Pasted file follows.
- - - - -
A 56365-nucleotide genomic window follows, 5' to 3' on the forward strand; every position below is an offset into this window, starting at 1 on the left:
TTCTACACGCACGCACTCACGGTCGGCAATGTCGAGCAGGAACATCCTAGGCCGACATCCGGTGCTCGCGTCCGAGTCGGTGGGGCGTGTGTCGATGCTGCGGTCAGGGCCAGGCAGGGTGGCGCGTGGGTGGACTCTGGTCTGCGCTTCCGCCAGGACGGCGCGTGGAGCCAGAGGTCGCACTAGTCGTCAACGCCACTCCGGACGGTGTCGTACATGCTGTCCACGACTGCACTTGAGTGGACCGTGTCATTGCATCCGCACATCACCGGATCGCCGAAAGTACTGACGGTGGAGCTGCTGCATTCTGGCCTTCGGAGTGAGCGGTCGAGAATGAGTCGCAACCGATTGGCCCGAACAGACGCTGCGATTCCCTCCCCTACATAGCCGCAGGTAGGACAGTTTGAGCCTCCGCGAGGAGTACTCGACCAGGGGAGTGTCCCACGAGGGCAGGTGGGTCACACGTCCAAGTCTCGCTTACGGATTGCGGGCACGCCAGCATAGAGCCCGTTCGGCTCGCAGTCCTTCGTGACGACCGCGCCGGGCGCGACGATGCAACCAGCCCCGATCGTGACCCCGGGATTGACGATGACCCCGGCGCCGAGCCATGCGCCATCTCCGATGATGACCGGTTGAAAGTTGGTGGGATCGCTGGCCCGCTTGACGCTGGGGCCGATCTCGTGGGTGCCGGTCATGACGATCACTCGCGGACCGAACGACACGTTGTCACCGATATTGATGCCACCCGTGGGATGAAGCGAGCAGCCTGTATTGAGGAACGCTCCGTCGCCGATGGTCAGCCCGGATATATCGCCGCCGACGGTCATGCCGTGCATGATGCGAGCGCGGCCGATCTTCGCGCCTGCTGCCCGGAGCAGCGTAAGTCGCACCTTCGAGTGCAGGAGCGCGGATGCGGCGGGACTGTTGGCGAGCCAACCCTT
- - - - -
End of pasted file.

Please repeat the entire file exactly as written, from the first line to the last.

A 56365-nucleotide genomic window follows, 5' to 3' on the forward strand; every position below is an offset into this window, starting at 1 on the left:
TTCTACACGCACGCACTCACGGTCGGCAATGTCGAGCAGGAACATCCTAGGCCGACATCCGGTGCTCGCGTCCGAGTCGGTGGGGCGTGTGTCGATGCTGCGGTCAGGGCCAGGCAGGGTGGCGCGTGGGTGGACTCTGGTCTGCGCTTCCGCCAGGACGGCGCGTGGAGCCAGAGGTCGCACTAGTCGTCAACGCCACTCCGGACGGTGTCGTACATGCTGTCCACGACTGCACTTGAGTGGACCGTGTCATTGCATCCGCACATCACCGGATCGCCGAAAGTACTGACGGTGGAGCTGCTGCATTCTGGCCTTCGGAGTGAGCGGTCGAGAATGAGTCGCAACCGATTGGCCCGAACAGACGCTGCGATTCCCTCCCCTACATAGCCGCAGGTAGGACAGTTTGAGCCTCCGCGAGGAGTACTCGACCAGGGGAGTGTCCCACGAGGGCAGGTGGGTCACACGTCCAAGTCTCGCTTACGGATTGCGGGCACGCCAGCATAGAGCCCGTTCGGCTCGCAGTCCTTCGTGACGACCGCGCCGGGCGCGACGATGCAACCAGCCCCGATCGTGACCCCGGGATTGACGATGACCCCGGCGCCGAGCCATGCGCCATCTCCGATGATGACCGGTTGAAAGTTGGTGGGATCGCTGGCCCGCTTGACGCTGGGGCCGATCTCGTGGGTGCCGGTCATGACGATCACTCGCGGACCGAACGACACGTTGTCACCGATATTGATGCCACCCGTGGGATGAAGCGAGCAGCCTGTATTGAGGAACGCTCCGTCGCCGATGGTCAGCCCGGATATATCGCCGCCGACGGTCATGCCGTGCATGATGCGAGCGCGGCCGATCTTCGCGCCTGCTGCCCGGAGCAGCGTAAGTCGCACCTTCGAGTGCAGGAGCGCGGATGCGGCGGGACTGTTGGCGAGCCAACCCTT